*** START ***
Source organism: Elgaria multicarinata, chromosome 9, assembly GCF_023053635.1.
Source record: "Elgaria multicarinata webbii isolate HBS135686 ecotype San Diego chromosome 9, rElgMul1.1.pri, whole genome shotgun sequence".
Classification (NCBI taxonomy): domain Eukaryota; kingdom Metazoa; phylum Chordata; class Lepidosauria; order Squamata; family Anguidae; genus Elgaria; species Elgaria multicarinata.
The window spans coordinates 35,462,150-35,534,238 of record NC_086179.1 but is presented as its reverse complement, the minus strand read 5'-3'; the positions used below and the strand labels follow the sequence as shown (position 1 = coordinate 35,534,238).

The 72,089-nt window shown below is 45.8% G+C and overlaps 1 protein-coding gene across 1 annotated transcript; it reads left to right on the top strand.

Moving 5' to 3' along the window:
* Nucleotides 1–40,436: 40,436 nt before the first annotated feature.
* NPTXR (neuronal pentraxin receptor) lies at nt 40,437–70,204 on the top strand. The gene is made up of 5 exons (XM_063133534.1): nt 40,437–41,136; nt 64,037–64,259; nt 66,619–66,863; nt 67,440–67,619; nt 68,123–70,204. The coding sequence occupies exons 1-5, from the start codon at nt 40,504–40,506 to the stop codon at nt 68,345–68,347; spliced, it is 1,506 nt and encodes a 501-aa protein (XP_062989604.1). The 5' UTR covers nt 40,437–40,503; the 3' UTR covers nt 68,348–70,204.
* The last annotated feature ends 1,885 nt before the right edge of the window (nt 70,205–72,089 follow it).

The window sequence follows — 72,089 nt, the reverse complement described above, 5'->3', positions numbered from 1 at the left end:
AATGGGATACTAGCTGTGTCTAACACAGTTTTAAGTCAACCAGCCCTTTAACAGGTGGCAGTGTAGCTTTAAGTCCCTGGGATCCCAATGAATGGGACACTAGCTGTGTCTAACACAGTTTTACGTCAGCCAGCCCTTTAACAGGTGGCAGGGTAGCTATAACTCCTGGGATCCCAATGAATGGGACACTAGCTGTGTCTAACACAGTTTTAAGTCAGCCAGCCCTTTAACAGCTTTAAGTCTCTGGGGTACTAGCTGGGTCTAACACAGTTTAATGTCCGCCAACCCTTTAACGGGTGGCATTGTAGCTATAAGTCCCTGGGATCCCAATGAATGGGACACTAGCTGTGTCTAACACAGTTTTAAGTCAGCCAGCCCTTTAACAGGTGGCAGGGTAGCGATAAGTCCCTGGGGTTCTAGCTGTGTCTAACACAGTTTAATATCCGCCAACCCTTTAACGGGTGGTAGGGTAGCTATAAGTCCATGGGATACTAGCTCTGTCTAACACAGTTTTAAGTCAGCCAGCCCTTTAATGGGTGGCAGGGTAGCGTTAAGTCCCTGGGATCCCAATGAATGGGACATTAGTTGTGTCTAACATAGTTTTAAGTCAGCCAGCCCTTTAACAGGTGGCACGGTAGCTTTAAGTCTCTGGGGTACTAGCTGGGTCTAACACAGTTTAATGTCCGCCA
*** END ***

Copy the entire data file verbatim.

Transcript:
Source organism: Elgaria multicarinata, chromosome 9, assembly GCF_023053635.1.
Source record: "Elgaria multicarinata webbii isolate HBS135686 ecotype San Diego chromosome 9, rElgMul1.1.pri, whole genome shotgun sequence".
Classification (NCBI taxonomy): domain Eukaryota; kingdom Metazoa; phylum Chordata; class Lepidosauria; order Squamata; family Anguidae; genus Elgaria; species Elgaria multicarinata.
The window spans coordinates 35,462,150-35,534,238 of record NC_086179.1 but is presented as its reverse complement, the minus strand read 5'-3'; the positions used below and the strand labels follow the sequence as shown (position 1 = coordinate 35,534,238).

The 72,089-nt window shown below is 45.8% G+C and overlaps 1 protein-coding gene across 1 annotated transcript; it reads left to right on the top strand.

Moving 5' to 3' along the window:
* Nucleotides 1–40,436: 40,436 nt before the first annotated feature.
* NPTXR (neuronal pentraxin receptor) lies at nt 40,437–70,204 on the top strand. The gene is made up of 5 exons (XM_063133534.1): nt 40,437–41,136; nt 64,037–64,259; nt 66,619–66,863; nt 67,440–67,619; nt 68,123–70,204. The coding sequence occupies exons 1-5, from the start codon at nt 40,504–40,506 to the stop codon at nt 68,345–68,347; spliced, it is 1,506 nt and encodes a 501-aa protein (XP_062989604.1). The 5' UTR covers nt 40,437–40,503; the 3' UTR covers nt 68,348–70,204.
* The last annotated feature ends 1,885 nt before the right edge of the window (nt 70,205–72,089 follow it).

The window sequence follows — 72,089 nt, the reverse complement described above, 5'->3', positions numbered from 1 at the left end:
AATGGGATACTAGCTGTGTCTAACACAGTTTTAAGTCAACCAGCCCTTTAACAGGTGGCAGTGTAGCTTTAAGTCCCTGGGATCCCAATGAATGGGACACTAGCTGTGTCTAACACAGTTTTACGTCAGCCAGCCCTTTAACAGGTGGCAGGGTAGCTATAACTCCTGGGATCCCAATGAATGGGACACTAGCTGTGTCTAACACAGTTTTAAGTCAGCCAGCCCTTTAACAGCTTTAAGTCTCTGGGGTACTAGCTGGGTCTAACACAGTTTAATGTCCGCCAACCCTTTAACGGGTGGCATTGTAGCTATAAGTCCCTGGGATCCCAATGAATGGGACACTAGCTGTGTCTAACACAGTTTTAAGTCAGCCAGCCCTTTAACAGGTGGCAGGGTAGCGATAAGTCCCTGGGGTTCTAGCTGTGTCTAACACAGTTTAATATCCGCCAACCCTTTAACGGGTGGTAGGGTAGCTATAAGTCCATGGGATACTAGCTCTGTCTAACACAGTTTTAAGTCAGCCAGCCCTTTAATGGGTGGCAGGGTAGCGTTAAGTCCCTGGGATCCCAATGAATGGGACATTAGTTGTGTCTAACATAGTTTTAAGTCAGCCAGCCCTTTAACAGGTGGCACGGTAGCTTTAAGTCTCTGGGGTACTAGCTGGGTCTAACACAGTTTAATGTCCGCCA